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Corporate profit trumps common sense in Brazil

Forests
Brazil
Environment
Brazilian eucalyptus

Groups are fighting the approval of GE eucalyptus trees in Brazil. Mark Hillary under a Creative Commons Licence

On 9 April, corporate profit trumped common sense when the Brazilian Technical Commission on Biosafety (CTNBio) approved a request by FuturaGene to commercially produce genetically engineered (GE) eucalyptus trees in Brazil – the first such approval anywhere in the world.

But Winnie Overbeek, the Brazil-based Co-ordinator of World Rainforest Movement, was not surprised. ‘Over the years, CTNBio has made many decisions in favour of releasing GMO crops in Brazil, ignoring protests, and disregarding Brazil’s constitutional mandate for precaution,’ he says.

In fact, the day before the CTNBio decision, the Brazilian Forum to Combat Agrotoxins, an agency co-ordinated by Brazil’s Public Ministry, warned that CTNBio has repeatedly violated the National Brazilian Policy of Biosafety.

CTNBio not only ignored Brazilian law, however; they also violated the UN Convention on Biological Diversity’s 2008 decision on GE trees, which calls for detailed risk assessments and the Precautionary Approach with regard to GE trees. Brazil is a signatory to the CBD but seems content to ignore their obligations – ironic, since the head of the CBD is also Brazilian.

CTNBio member Paulo Paes de Andrade argues that ‘release of this GM tree is solely a Brazilian question and no other country or group of countries has the right to interfere in our decision’.

Geneticist Ricarda Steinbrecher counters this view, saying that adhering to the CBD’s ruling is crucial: ‘Regulation of GE trees at a national level is not sufficient. A review of the scientific literature shows that currently no meaningful and sufficient risk assessment of GE trees is possible. Both scientific literature and in-field experience show that contamination by and dispersal of GE trees will take place.’

FuturaGene, meanwhile, argues that faster-growing GE trees will mean less land will be needed and forests will be protected. But a study from the UN Food and Agriculture Organization shows the opposite. It states that between 1990 and 2010, the average yield of wood from plantations doubled, yet the amount of land occupied by those plantations increased over 60 per cent. This is simple economics. If faster-growing trees are more economically valuable, greater numbers will be used, and more land needed. Less economically valuable forests and their biodiversity will be destroyed and the communities that depend on them displaced.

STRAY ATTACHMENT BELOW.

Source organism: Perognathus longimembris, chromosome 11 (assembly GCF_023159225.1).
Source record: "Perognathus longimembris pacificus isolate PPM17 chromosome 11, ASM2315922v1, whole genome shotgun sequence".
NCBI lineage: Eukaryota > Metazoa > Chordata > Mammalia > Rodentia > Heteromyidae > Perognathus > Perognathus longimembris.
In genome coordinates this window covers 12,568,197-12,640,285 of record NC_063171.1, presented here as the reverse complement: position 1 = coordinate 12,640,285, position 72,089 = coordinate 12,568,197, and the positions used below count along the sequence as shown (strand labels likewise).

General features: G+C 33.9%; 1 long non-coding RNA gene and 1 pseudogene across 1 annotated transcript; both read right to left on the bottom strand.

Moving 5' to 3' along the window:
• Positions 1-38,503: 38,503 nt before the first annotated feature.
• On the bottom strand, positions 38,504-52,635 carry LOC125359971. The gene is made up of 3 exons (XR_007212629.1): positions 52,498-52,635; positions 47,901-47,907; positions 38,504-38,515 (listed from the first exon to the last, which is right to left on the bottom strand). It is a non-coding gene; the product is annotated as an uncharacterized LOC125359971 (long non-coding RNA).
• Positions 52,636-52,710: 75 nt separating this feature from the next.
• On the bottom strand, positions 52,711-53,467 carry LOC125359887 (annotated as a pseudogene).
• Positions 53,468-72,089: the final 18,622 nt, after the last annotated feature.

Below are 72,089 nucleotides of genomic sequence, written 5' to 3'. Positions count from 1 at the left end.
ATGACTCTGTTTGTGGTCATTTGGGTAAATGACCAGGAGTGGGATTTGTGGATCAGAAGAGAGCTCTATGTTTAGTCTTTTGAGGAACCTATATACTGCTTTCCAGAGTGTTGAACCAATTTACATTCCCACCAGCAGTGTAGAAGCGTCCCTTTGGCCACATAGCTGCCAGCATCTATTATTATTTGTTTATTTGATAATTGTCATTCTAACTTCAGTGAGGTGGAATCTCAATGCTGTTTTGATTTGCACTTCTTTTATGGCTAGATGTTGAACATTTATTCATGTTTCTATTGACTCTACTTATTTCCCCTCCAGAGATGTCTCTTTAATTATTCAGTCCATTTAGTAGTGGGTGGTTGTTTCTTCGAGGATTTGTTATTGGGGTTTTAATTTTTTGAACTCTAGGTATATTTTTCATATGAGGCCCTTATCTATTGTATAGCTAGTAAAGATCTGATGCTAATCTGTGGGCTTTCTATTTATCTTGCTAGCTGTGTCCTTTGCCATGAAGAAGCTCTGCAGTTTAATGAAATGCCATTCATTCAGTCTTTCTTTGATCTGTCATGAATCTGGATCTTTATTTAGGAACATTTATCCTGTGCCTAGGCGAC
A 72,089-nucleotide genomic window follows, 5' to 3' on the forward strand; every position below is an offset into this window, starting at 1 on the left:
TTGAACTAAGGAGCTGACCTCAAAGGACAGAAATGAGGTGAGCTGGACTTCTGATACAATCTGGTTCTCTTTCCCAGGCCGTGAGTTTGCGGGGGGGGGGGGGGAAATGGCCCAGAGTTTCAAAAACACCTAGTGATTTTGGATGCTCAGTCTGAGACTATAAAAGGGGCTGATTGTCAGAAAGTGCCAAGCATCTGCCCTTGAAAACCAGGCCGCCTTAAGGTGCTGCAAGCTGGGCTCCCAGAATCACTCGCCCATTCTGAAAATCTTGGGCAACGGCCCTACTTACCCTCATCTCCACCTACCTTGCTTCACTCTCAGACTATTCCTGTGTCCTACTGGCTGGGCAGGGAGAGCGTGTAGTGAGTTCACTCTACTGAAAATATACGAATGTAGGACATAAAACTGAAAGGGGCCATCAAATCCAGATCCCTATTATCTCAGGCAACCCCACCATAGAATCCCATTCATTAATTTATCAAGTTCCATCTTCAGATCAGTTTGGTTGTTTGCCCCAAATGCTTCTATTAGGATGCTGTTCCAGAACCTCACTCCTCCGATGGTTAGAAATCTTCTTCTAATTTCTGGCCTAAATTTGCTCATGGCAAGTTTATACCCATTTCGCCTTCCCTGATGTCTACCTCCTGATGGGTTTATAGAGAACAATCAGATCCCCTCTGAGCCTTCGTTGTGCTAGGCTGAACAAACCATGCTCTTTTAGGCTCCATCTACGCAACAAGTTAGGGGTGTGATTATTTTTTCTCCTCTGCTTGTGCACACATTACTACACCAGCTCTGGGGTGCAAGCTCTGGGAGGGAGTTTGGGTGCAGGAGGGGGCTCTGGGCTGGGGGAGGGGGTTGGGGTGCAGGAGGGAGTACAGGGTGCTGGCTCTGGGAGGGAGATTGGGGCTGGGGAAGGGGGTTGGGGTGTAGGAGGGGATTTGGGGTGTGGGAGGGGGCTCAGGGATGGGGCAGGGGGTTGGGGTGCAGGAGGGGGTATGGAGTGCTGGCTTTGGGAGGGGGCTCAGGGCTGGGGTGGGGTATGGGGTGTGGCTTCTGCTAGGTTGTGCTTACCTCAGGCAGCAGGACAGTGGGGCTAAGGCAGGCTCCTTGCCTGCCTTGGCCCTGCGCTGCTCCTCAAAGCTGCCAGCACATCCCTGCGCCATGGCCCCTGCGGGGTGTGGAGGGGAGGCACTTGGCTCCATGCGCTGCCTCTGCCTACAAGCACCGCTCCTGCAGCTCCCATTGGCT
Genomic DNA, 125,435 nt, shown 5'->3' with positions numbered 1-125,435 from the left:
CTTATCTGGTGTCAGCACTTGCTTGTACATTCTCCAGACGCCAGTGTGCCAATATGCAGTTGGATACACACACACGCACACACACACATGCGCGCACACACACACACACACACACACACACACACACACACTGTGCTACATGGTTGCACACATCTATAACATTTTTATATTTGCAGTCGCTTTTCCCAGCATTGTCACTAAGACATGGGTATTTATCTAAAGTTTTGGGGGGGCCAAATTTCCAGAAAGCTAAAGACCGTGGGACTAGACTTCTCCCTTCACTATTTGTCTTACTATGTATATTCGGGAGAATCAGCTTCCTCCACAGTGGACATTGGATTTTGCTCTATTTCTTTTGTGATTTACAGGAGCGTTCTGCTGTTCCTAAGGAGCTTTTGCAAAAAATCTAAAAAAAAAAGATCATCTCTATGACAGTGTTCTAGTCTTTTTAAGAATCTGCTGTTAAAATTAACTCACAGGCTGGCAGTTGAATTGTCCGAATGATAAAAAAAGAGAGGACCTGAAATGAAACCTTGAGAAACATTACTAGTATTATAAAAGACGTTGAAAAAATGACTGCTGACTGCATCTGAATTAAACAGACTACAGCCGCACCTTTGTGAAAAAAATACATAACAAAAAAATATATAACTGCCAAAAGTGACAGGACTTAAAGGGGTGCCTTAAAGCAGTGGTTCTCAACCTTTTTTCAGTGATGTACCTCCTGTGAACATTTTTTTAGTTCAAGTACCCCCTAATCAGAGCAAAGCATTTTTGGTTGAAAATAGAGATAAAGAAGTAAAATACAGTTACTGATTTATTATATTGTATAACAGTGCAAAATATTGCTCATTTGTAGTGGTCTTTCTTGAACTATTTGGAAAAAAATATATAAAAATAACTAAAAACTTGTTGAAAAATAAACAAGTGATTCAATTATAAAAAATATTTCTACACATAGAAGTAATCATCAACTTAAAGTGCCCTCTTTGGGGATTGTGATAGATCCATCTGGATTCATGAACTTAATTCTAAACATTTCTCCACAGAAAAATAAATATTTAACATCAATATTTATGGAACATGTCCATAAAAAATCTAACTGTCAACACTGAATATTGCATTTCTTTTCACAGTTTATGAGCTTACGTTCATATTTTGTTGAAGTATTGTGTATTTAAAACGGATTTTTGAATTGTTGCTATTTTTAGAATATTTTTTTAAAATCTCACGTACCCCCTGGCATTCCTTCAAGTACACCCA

This looming threat to forests was not of interest to CTNBio. Another major concern that CTNBio refused to even discuss was the fact that FuturaGene’s GE eucalyptus would severely impact thousands of honey-producing families in the eucalyptus-growing regions of Brazil. If their honey is contaminated by GE eucalyptus pollen, they risk losing their international markets. FuturaGene, on the other hand, extols the benefits of making all of Brazil’s eucalyptus plantations GE – a move that would spell doom for these families.

But the rural communities in Brazil were not going down without a fight. CTNBio’s April meeting was not their first. Their original meeting on 5 March was stormed by hundreds of people from La Via Campesina, forcing them to postpone their GE eucalyptus decision for a month. Earlier that same morning, 1,000 women from the Landless Workers’ Movement (MST) and other social movements, occupied the operations of FuturaGene in São Paulo state and destroyed their GE eucalyptus seedlings.

During the action, they stated: ‘This model of agribusiness is the model of death, not of life. We, the landless women, are here to defend life, defend food sovereignty, and defend agrarian land reform.’

Just prior to the CTNBio meetings, the Campaign to STOP GE Trees, in collaboration with groups from Brazil and Latin America, organized global weeks of actions against GE trees targeting Brazilian Embassies and Consulates on four continents and 100,000 protest letters were collected.

CTNBio, however, was determined to ignore the word ‘biosafety’ in their name.

Our challenge now is to continue to strengthen the global movement against GE trees, in solidarity with Brazilian organizations and social movements. Though we may have lost the battle in Brazil, we have not lost the war. We are still working to stop CTNBio’s illegal decision and stop GE eucalyptus in Brazil.

As they say in Brazil: ‘A Luta Continua! – The struggle continues!’

Anne Petermann is Executive Director of the Global Justice Ecology Project, which co-ordinates the International Campaign to STOP Genetically Engineered Trees.

For more on GM, read the April issue of New Internationalist: Total Control – is Monsanto unstoppable?

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